The horrific events that played out in Tucson this past Saturday have given us all an opportunity to ponder, reflect and question. After the initial shock I truly wondered, “What good can come of this?” As I watched the news and read the papers in the ensuing days, I was saddened by the finger pointing, inflammatory comments and defensive actions. Again, I wondered how we could turn this tragedy into goodness. That’s why I made sure I tuned into President Obama’s speech last night that he delivered from the University of Arizona campus. I think we all needed help understanding and making sense of all of this. Whether you agree with his policies or not does not matter to me. What matters is that he is hopeful and eloquent and he gracefully helped me see with new eyes. For that, I am very grateful. I was especially touched by his last couple of paragraphs:
“Our task, working together is to constantly widen the circle of our concern and that we bequeath ‘The American Dream’ to future generations. I believe that we can be better. Those who died here, those who saved lives here…they help me believe. We may not be able to stop all evil in the world, but I know that how we treat one another…that’s entirely up to us. And I believe that for all of our imperfections we are full of decency and goodness and that the forces that divide us aren’t as strong as those that unite us. That’s what I believe, in part because that’s what a child like Christina Taylor Green believed…..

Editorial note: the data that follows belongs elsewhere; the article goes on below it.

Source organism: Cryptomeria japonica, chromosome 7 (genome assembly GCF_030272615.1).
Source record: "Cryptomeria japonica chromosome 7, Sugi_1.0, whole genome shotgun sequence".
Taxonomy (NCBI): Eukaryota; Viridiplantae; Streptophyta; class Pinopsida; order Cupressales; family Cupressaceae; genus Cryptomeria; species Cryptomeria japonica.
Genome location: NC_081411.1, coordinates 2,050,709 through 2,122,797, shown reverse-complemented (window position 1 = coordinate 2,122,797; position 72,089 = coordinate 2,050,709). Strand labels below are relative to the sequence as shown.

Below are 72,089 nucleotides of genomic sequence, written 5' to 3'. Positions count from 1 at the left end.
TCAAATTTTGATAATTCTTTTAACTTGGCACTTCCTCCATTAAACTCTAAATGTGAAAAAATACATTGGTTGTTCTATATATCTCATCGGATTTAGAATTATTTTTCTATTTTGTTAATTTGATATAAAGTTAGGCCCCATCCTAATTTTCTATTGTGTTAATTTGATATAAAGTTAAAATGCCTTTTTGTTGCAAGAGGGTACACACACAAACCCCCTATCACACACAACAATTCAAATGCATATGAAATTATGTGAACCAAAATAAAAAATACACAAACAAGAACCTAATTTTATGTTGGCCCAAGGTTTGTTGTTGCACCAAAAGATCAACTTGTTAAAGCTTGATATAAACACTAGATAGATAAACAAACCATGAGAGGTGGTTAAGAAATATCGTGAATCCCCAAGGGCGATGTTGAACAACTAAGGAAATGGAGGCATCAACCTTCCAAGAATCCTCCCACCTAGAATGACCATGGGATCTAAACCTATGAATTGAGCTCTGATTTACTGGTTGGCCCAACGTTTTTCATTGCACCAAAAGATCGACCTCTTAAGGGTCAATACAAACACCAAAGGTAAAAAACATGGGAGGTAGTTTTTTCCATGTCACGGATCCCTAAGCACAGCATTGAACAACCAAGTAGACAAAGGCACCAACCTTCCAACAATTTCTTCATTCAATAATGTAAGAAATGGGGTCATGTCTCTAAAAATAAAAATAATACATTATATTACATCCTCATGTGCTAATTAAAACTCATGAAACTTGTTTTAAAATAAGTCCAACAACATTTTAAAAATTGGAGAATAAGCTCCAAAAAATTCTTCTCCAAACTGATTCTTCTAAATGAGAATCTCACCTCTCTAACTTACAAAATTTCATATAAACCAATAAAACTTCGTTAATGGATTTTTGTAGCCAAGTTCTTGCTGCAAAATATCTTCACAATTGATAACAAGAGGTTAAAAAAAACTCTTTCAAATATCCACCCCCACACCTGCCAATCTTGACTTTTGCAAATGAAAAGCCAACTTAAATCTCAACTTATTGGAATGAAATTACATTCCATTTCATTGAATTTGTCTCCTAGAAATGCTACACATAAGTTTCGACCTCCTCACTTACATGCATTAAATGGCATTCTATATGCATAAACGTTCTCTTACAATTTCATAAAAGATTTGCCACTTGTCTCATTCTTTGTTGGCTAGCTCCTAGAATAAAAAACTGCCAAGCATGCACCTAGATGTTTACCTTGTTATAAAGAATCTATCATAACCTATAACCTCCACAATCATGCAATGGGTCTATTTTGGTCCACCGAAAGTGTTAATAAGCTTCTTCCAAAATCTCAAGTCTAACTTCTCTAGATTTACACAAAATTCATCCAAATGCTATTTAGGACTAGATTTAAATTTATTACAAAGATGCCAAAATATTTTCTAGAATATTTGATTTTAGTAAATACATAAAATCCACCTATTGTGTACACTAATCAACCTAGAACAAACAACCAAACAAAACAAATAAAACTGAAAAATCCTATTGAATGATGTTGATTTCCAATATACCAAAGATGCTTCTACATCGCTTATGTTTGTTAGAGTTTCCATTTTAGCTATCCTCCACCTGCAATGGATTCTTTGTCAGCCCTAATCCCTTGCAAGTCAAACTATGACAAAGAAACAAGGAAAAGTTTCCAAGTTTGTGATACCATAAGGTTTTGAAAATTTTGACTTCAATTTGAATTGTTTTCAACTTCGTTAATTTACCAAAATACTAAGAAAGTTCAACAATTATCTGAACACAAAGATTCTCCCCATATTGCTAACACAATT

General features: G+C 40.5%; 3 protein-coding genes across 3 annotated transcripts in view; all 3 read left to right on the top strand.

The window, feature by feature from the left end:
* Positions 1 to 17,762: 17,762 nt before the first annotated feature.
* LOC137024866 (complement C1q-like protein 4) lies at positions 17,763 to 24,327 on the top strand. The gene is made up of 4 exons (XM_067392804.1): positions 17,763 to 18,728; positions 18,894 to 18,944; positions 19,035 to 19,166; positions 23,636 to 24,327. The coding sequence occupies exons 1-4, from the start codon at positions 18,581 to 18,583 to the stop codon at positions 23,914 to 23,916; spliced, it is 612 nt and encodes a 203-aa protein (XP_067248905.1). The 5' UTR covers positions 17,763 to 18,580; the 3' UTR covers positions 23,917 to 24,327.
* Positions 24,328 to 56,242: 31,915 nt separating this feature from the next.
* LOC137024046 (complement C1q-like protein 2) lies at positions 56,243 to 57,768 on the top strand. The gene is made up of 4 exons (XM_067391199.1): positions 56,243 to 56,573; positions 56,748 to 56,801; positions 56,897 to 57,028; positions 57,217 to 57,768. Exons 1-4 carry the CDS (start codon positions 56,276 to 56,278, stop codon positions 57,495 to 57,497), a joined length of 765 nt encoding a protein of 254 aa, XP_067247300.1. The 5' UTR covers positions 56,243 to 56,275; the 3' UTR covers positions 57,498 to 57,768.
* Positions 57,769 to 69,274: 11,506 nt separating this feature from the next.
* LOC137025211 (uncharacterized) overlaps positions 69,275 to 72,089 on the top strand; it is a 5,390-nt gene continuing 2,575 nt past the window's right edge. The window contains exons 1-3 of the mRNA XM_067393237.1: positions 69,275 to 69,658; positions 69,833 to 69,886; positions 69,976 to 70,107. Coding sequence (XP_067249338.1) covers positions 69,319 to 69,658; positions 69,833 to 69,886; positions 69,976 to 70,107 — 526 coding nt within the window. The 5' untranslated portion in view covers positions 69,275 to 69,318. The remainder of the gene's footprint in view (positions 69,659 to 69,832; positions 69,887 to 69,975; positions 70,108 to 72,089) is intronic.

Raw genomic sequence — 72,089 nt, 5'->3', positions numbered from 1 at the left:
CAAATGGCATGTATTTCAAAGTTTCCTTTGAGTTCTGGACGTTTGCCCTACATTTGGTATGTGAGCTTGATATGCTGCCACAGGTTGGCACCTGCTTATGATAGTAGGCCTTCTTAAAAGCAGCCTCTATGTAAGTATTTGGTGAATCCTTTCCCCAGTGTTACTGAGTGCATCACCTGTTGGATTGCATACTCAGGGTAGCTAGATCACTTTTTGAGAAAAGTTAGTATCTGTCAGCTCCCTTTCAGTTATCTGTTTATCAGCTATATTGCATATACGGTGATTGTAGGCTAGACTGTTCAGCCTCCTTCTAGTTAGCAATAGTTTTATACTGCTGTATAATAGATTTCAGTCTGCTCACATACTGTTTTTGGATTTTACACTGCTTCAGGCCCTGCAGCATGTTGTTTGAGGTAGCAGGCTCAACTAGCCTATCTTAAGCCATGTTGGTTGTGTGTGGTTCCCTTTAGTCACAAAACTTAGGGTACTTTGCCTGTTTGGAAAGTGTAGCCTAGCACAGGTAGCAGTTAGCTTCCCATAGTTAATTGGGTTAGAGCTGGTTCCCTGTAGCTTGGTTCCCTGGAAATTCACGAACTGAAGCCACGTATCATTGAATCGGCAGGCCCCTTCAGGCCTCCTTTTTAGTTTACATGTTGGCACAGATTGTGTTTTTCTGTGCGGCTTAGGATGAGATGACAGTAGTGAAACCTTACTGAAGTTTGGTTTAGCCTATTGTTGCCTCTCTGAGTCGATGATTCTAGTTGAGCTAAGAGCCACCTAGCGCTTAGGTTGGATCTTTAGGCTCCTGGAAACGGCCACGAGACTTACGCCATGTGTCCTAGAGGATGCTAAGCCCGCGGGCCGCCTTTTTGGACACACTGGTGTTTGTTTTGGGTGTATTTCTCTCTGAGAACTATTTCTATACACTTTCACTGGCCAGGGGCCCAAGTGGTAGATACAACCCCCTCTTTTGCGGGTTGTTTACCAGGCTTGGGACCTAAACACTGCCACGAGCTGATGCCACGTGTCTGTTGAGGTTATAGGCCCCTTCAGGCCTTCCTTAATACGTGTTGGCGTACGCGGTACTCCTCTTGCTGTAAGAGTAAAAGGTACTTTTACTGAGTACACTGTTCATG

She saw…through the eyes of a child, undimmed by the cynicism or vitriol that we adults all too often take for granted. I want to live up to her expectations. I want our democracy to be as good as Christina imagined it. I want America to be as good as she imagined it. All of us. We should do everything we can to make sure that this country lives up to our children’s expectations.”
Wow. That seems like a daunting task. I was almost overwhelmed by this charge. What can I do to make children believe in goodness?
But, then I remembered a newspaper article that Noel drew my attention to the other day. It was about a school in Missoula that set out on a little mission. They dressed their three and four-year-olds in capes adorned with hearts. And in each child’s hand was a handmade paper flower. They took them to an assisted living center and gave them away to the residents. They call their children “Superheroes of Kindness.” These babies spread good cheer to others.
|Click here to read the article|
And instantly, I knew what small thing I will do. I will help save mankind by sewing more superhero capes so that any child I encounter will have the opportunity to join this special band of kindness makers. I believe that this could become contagious. I see children, guided by their parents, spreading cheer and happiness and love the way only a trusting and innocent child can. And perhaps, through it all, we will not show the next generation how great America is, but instead we will be saved from the cynicism and derision and doubt by our lovely children.